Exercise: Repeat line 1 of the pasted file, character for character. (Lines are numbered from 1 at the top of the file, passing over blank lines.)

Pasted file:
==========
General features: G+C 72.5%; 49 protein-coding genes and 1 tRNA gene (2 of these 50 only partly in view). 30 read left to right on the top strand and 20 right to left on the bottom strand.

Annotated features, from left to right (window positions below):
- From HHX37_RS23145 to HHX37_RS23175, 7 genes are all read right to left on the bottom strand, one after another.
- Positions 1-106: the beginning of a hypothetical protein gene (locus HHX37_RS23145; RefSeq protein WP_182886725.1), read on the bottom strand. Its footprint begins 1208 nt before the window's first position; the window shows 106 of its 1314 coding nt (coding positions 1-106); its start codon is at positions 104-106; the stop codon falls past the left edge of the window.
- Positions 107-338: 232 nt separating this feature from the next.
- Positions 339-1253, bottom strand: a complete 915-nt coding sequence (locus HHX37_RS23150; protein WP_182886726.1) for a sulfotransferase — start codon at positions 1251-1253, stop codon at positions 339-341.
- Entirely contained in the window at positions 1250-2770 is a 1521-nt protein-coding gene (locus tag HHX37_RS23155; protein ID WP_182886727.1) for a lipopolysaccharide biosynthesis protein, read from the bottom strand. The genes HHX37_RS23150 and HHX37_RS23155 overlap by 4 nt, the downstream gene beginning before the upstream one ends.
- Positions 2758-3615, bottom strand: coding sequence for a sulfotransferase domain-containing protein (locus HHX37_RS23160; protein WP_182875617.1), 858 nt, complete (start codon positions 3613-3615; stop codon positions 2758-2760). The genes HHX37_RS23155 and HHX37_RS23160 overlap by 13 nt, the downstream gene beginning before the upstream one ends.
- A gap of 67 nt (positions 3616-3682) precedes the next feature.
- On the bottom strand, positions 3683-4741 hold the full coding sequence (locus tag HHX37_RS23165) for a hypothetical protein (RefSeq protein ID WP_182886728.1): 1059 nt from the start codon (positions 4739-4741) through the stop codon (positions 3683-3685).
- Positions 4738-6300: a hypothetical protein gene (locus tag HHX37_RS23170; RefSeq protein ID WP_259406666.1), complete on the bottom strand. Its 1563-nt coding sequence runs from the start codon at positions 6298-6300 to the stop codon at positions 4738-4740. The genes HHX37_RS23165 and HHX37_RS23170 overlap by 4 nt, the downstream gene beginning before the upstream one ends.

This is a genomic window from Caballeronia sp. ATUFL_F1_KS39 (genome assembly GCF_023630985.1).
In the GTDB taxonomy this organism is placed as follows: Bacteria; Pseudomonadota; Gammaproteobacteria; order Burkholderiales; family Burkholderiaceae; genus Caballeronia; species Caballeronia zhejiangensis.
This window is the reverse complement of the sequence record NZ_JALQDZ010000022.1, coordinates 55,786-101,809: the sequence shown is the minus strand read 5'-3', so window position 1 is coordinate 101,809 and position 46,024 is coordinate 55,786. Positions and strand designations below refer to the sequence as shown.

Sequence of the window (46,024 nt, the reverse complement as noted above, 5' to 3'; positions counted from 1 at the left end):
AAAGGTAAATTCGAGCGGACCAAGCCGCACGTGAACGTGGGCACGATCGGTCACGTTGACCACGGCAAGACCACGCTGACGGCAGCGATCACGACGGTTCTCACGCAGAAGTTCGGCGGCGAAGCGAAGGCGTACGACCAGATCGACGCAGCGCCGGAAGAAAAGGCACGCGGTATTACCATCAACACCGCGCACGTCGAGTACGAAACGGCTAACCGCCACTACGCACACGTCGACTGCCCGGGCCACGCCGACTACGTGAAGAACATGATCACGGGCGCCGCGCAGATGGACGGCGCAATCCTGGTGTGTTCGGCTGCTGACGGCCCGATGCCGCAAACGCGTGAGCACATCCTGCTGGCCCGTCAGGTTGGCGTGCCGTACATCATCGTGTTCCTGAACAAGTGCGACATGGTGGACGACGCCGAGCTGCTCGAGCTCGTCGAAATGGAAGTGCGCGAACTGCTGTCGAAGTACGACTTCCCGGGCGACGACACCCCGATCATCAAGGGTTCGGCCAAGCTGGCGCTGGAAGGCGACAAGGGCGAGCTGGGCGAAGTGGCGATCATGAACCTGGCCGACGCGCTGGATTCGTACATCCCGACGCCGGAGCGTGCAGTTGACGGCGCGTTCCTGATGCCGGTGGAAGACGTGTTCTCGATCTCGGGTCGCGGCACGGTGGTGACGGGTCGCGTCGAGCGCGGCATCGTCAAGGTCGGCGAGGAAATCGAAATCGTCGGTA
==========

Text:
General features: G+C 72.5%; 49 protein-coding genes and 1 tRNA gene (2 of these 50 only partly in view). 30 read left to right on the top strand and 20 right to left on the bottom strand.